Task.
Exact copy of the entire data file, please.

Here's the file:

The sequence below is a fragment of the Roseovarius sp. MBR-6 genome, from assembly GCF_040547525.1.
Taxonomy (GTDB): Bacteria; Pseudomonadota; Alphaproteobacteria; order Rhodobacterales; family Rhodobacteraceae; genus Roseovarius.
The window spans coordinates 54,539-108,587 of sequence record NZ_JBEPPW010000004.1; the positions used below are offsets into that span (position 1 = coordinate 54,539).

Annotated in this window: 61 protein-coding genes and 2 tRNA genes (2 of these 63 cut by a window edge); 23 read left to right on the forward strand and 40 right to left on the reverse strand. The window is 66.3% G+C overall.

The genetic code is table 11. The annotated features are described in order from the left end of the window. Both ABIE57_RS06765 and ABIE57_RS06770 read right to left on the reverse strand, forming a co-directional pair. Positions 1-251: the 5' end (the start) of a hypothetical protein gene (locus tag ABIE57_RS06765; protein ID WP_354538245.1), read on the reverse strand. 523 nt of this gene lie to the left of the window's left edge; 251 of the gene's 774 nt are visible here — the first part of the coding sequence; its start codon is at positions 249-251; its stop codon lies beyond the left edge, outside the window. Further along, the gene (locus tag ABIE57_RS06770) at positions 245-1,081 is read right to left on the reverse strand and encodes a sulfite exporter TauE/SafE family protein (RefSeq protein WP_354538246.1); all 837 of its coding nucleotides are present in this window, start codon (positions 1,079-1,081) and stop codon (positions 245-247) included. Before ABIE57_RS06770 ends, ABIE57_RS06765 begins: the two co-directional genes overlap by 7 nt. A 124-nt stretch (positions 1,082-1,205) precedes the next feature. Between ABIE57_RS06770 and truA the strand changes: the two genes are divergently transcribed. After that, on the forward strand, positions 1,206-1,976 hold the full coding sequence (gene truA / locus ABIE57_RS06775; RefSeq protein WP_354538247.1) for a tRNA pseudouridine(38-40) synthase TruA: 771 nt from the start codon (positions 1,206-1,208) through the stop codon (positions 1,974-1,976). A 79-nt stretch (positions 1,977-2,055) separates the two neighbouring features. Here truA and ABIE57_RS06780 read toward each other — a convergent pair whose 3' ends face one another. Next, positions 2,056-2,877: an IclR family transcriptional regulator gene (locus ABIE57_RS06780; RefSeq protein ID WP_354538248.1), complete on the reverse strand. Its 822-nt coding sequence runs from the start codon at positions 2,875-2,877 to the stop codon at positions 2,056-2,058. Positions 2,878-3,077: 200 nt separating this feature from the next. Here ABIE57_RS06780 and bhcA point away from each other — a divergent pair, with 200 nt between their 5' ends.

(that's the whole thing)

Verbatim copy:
The sequence below is a fragment of the Roseovarius sp. MBR-6 genome, from assembly GCF_040547525.1.
Taxonomy (GTDB): Bacteria; Pseudomonadota; Alphaproteobacteria; order Rhodobacterales; family Rhodobacteraceae; genus Roseovarius.
The window spans coordinates 54,539-108,587 of sequence record NZ_JBEPPW010000004.1; the positions used below are offsets into that span (position 1 = coordinate 54,539).

Annotated in this window: 61 protein-coding genes and 2 tRNA genes (2 of these 63 cut by a window edge); 23 read left to right on the forward strand and 40 right to left on the reverse strand. The window is 66.3% G+C overall.

The genetic code is table 11. The annotated features are described in order from the left end of the window. Both ABIE57_RS06765 and ABIE57_RS06770 read right to left on the reverse strand, forming a co-directional pair. Positions 1-251: the 5' end (the start) of a hypothetical protein gene (locus tag ABIE57_RS06765; protein ID WP_354538245.1), read on the reverse strand. 523 nt of this gene lie to the left of the window's left edge; 251 of the gene's 774 nt are visible here — the first part of the coding sequence; its start codon is at positions 249-251; its stop codon lies beyond the left edge, outside the window. Further along, the gene (locus tag ABIE57_RS06770) at positions 245-1,081 is read right to left on the reverse strand and encodes a sulfite exporter TauE/SafE family protein (RefSeq protein WP_354538246.1); all 837 of its coding nucleotides are present in this window, start codon (positions 1,079-1,081) and stop codon (positions 245-247) included. Before ABIE57_RS06770 ends, ABIE57_RS06765 begins: the two co-directional genes overlap by 7 nt. A 124-nt stretch (positions 1,082-1,205) precedes the next feature. Between ABIE57_RS06770 and truA the strand changes: the two genes are divergently transcribed. After that, on the forward strand, positions 1,206-1,976 hold the full coding sequence (gene truA / locus ABIE57_RS06775; RefSeq protein WP_354538247.1) for a tRNA pseudouridine(38-40) synthase TruA: 771 nt from the start codon (positions 1,206-1,208) through the stop codon (positions 1,974-1,976). A 79-nt stretch (positions 1,977-2,055) separates the two neighbouring features. Here truA and ABIE57_RS06780 read toward each other — a convergent pair whose 3' ends face one another. Next, positions 2,056-2,877: an IclR family transcriptional regulator gene (locus ABIE57_RS06780; RefSeq protein ID WP_354538248.1), complete on the reverse strand. Its 822-nt coding sequence runs from the start codon at positions 2,875-2,877 to the stop codon at positions 2,056-2,058. Positions 2,878-3,077: 200 nt separating this feature from the next. Here ABIE57_RS06780 and bhcA point away from each other — a divergent pair, with 200 nt between their 5' ends.